Former Senate leader Skelos, son convicted of extortion, bribery
NEW YORK — A former New York state Senate leader and his son were convicted on Tuesday of extortion, wire fraud and bribery charges of pressuring businesses to give the son no-show jobs or else risk losing the powerful Republican’s political support.
A jury in federal court in Manhattan deliberated over the course of four days before reaching the guilty verdict at the trial of Dean Skelos and his son, Adam. The son bowed his head as he heard the verdict while his father looked straight ahead. Both declined comment as they left court.
The top count against the pair, extortion, carries a maximum sentence of 20 years in prison but they are likely to receive far less time at sentencing on Oct. 24.
The trial was one of the most important in a spate of recent cases that have cast a harsh light on corruption in Albany. Former state Assembly Speaker Sheldon Silver, a Democrat, was convicted in May of corruption.
“Yet again, a New York jury heard a sordid tale of bribery, extortion, and the abuse of power by a powerful public official of this State,” Deputy U.S. Attorney Robert Khuzami said in a statement. “And yet again, a jury responded with a unanimous verdict of guilt, in this case of Dean Skelos and his son Adam – sending the resounding message that political corruption will not be tolerated.”
Prosecutors in the Skelos trial had told jurors that the father and son were “partners in crime” who showed such blatant disregard for conflicts of interest that they broke the law. They accused the two of extorting roughly $300,000 in payments from wealthy business executives who were dependent on the Long Island senator’s backing on legislation benefiting their financial interests.
The companies felt “constant pressure from Dean Skelos — the fear he would punish them by using his official power if they didn’t pay up,” Assistant U.S. Attorney Thomas McKay said in closing arguments. “They were the targets of the Skelos family shakedown.”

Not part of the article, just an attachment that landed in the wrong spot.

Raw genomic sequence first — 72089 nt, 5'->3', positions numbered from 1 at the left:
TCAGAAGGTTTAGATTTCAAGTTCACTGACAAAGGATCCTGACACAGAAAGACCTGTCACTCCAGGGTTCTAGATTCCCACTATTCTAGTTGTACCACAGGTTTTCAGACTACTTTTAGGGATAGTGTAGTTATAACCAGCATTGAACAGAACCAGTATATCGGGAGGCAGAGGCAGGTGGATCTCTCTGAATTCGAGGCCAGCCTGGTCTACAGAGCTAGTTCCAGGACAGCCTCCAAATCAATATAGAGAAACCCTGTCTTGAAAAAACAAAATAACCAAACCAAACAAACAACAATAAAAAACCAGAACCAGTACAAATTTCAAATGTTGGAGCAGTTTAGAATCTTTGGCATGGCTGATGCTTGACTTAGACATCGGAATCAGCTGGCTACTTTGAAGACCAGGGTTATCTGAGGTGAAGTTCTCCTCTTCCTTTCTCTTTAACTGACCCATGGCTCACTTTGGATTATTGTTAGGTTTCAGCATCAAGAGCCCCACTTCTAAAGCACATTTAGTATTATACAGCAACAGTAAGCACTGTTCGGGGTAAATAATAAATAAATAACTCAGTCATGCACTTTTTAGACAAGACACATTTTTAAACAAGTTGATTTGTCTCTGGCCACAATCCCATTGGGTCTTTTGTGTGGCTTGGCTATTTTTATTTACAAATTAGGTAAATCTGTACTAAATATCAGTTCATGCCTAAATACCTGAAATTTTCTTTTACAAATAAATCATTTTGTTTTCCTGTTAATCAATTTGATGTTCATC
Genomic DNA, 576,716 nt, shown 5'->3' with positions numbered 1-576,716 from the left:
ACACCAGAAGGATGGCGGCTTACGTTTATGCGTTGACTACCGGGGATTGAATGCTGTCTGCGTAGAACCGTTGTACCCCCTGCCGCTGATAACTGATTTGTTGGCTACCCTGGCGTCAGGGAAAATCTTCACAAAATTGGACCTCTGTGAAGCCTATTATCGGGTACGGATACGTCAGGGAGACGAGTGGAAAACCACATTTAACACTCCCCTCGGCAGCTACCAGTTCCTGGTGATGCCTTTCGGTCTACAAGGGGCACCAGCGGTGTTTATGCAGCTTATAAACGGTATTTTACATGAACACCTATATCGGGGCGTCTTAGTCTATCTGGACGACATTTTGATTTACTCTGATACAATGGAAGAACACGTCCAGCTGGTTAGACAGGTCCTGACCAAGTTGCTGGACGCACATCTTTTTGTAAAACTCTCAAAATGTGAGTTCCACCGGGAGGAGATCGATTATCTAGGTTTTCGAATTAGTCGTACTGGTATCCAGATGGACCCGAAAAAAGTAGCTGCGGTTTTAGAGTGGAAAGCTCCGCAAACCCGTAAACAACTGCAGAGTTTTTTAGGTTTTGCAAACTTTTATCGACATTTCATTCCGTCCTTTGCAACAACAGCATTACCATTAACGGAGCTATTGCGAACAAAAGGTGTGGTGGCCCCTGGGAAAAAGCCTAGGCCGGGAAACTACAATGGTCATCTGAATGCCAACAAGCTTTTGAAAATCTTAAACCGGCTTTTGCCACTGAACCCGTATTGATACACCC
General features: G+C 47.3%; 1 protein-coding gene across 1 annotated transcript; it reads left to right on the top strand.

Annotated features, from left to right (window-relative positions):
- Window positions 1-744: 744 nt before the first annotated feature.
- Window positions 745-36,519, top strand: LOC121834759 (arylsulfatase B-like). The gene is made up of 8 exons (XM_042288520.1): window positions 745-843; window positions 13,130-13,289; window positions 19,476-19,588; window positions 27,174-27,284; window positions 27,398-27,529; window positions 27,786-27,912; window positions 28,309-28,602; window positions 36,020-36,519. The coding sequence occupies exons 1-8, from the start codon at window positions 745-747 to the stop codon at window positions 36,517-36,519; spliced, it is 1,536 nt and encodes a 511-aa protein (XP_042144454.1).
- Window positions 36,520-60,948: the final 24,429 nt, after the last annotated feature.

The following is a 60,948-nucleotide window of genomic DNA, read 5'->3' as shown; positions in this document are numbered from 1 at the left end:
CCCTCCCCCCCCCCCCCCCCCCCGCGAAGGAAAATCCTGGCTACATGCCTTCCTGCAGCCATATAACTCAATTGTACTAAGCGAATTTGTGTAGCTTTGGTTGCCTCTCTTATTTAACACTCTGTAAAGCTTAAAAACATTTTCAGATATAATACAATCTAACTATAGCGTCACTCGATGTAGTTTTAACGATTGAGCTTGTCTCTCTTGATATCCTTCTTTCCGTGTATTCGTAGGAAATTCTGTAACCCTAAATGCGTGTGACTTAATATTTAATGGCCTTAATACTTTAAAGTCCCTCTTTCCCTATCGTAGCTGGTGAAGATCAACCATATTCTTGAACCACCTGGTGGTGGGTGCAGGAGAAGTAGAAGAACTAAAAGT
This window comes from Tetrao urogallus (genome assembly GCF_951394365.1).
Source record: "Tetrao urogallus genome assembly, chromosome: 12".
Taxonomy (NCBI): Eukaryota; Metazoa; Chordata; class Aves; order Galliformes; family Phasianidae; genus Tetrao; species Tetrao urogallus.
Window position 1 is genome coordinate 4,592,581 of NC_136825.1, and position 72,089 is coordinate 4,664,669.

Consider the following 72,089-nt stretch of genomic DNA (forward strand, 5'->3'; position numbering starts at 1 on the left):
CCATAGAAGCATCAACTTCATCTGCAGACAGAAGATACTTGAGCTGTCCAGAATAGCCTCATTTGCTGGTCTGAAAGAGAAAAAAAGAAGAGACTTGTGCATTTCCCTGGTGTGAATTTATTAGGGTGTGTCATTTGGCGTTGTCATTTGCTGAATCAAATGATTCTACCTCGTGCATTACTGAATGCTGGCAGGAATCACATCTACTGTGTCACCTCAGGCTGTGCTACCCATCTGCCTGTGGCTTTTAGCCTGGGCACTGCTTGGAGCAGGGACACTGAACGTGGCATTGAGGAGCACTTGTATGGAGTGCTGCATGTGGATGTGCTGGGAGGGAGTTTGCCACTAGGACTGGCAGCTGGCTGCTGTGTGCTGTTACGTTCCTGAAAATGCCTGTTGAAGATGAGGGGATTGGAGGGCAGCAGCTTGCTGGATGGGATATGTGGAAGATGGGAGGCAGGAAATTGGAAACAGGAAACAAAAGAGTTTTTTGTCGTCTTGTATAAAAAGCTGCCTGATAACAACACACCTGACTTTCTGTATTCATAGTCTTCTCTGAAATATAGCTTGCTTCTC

The evidence included a wiretap recording of a phone call in 2014 in which Skelos boasted to his son that in his position as Senate leader he would “control everything,” including which bills would come to the floor for a vote.
“Everybody’s going to know who calls the shots, Adam,” he said. “Believe me.”
The defense had sought to portray the elder Skelos as a doting father who was merely trying to look out for a son struggling to find employment and pay for a $675,000 home. His lawyers argued there was no evidence that the ex-senator took any official action for the businessmen.
Skelos, 70, testified in his own defense, claiming there was never a quid-pro-quo expected when he reached out on behalf of Adam, 36.
“I didn’t see a problem with it,” he said. “I asked a lot of people to help my son.”
Among the government witnesses was Anthony Bonomo, an insurance company CEO who described how Adam Skelos stopped turning up for a $78,000-a-year sales job he gave him. Even so, he didn’t consider firing him because he “didn’t want Adam’s problem to become a wedge for our legislative pursuits in Albany. I just didn’t want to have a problem with the senator.”
Another witness, title company partner Tom Dwyer, testified that he was the bag man for a real estate developer who decided to give Adam Skelos a $20,000 bribe disguised as a referral fee for title insurance. He said he delivered the check over lunch on Long Island in 2013.
Robert Gage, who represented Dean Skelos, said in his closing arguments that the government witnesses weren’t credible because they were testifying under non-prosecution agreements.
Bonomo, who knew Skelos socially for several years, “was a friend looking out for a friend’s son,” Gage said. “There’s no extortion or bribery going on.”
Prosecutors pointed to the wiretap recordings as further proof the defendants knew they were breaking the law and were afraid of getting caught.
It was the second trial for the father and son. They were convicted in 2015 of extortion, conspiracy and bribery, but a new trial was ordered by a federal appeals court in Manhattan after the U.S. Supreme Court narrowed the law regarding public corruption as it reversed the conviction of former Virginia Gov. Bob McDonnell.
The current case was prosecuted in the same courthouse that saw a fall from power for Silver, who was found guilty on corruption charges.